L.A. County Says It Can’t Eliminate Suicide Risk In Antiquated Jail


In most parts of Los Angeles County’s Men’s Central Jail, there is no natural light, only views of cell bars or scrums of inmates crowded in bunk beds pushed together end to end, reports the Los Angeles Times. Toilets back up because of the antiquated 50-year-old plumbing system. Many men are out of their cells for only three hours a week. They must remain vigilant to avoid attacks from other prisoners and, in some cases, the deputies who guard them. For people who already are mentally ill, as more than 10 percent of the inmates are, the overcrowded, dungeon-like environment can push them closer to the edge of suicide.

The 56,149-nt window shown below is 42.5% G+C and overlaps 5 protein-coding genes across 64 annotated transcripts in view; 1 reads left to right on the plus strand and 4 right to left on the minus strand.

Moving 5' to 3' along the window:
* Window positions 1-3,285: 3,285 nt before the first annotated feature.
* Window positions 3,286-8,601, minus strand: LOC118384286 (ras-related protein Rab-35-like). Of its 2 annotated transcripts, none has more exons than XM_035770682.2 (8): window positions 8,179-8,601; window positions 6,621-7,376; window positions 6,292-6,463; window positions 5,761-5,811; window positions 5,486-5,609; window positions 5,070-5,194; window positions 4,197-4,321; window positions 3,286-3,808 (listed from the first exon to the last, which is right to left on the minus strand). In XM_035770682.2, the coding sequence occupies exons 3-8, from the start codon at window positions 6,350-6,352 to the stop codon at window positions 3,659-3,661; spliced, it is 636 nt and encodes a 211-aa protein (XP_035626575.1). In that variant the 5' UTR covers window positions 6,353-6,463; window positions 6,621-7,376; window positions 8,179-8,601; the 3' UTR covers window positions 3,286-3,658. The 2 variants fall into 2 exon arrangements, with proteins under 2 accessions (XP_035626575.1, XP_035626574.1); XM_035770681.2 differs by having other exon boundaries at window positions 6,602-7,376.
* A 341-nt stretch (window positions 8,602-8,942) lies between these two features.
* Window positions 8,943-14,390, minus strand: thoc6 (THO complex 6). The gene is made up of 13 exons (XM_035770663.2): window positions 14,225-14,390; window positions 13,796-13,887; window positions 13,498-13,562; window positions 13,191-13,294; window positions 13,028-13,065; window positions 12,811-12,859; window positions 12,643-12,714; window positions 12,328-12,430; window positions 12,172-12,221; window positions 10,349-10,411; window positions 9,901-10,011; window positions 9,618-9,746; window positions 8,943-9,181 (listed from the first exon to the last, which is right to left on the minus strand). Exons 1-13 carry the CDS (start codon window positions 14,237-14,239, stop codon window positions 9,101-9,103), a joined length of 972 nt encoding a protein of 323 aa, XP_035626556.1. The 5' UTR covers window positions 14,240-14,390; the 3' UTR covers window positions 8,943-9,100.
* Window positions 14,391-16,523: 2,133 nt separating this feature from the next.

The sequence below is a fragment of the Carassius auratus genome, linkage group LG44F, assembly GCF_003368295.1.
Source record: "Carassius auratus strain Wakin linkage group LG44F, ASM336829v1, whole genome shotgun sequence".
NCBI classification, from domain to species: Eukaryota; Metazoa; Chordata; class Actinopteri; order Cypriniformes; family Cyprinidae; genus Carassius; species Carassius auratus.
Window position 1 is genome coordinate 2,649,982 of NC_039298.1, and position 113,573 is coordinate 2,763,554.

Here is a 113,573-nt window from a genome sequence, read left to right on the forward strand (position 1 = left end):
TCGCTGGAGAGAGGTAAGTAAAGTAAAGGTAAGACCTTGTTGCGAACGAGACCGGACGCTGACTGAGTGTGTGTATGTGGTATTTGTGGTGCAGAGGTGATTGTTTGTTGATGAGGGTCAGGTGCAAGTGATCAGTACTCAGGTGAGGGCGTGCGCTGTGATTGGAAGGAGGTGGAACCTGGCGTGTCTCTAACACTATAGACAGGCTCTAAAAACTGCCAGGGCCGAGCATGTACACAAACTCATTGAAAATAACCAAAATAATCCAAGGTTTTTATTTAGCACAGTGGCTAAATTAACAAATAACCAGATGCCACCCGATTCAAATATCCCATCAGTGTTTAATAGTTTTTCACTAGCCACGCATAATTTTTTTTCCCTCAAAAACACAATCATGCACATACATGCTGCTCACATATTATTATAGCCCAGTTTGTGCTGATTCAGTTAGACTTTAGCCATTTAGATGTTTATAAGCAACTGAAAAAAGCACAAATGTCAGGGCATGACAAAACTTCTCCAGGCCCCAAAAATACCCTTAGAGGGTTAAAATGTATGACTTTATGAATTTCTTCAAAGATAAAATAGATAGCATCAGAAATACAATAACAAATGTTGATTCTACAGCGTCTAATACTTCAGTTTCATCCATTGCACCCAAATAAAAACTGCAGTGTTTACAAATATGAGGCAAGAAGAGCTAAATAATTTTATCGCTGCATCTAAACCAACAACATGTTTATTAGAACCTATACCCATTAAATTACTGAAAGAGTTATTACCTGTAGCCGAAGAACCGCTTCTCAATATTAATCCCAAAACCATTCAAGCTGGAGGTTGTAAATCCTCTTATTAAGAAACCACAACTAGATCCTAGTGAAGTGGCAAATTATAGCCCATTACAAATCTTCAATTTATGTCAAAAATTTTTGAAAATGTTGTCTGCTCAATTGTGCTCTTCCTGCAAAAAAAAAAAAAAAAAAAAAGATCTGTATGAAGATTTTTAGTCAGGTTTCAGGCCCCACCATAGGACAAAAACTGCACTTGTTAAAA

Under a settlement reached with the federal government last week, the Los Angeles County Sheriff’s Department agreed to sweeping reforms of the county’s jails in an effort to end deputy abuse and improve conditions for the mentally ill. Jail officials say they won’t be able to eliminate the suicide risks caused by the aging and poorly designed Men’s Central Jail, which houses 4,000 of the county’s 17,000 inmates. The jail “in and of itself is a risk factor. It’s a depressive environment,” said Assistant Sheriff Terri McDonald. Currently, there is a shortage of mental health beds throughout the jail system. County supervisors plan to the Men’s Central Jail eventually with a new facility focused on mental health treatment, but they have delayed the process to reconsider its size.

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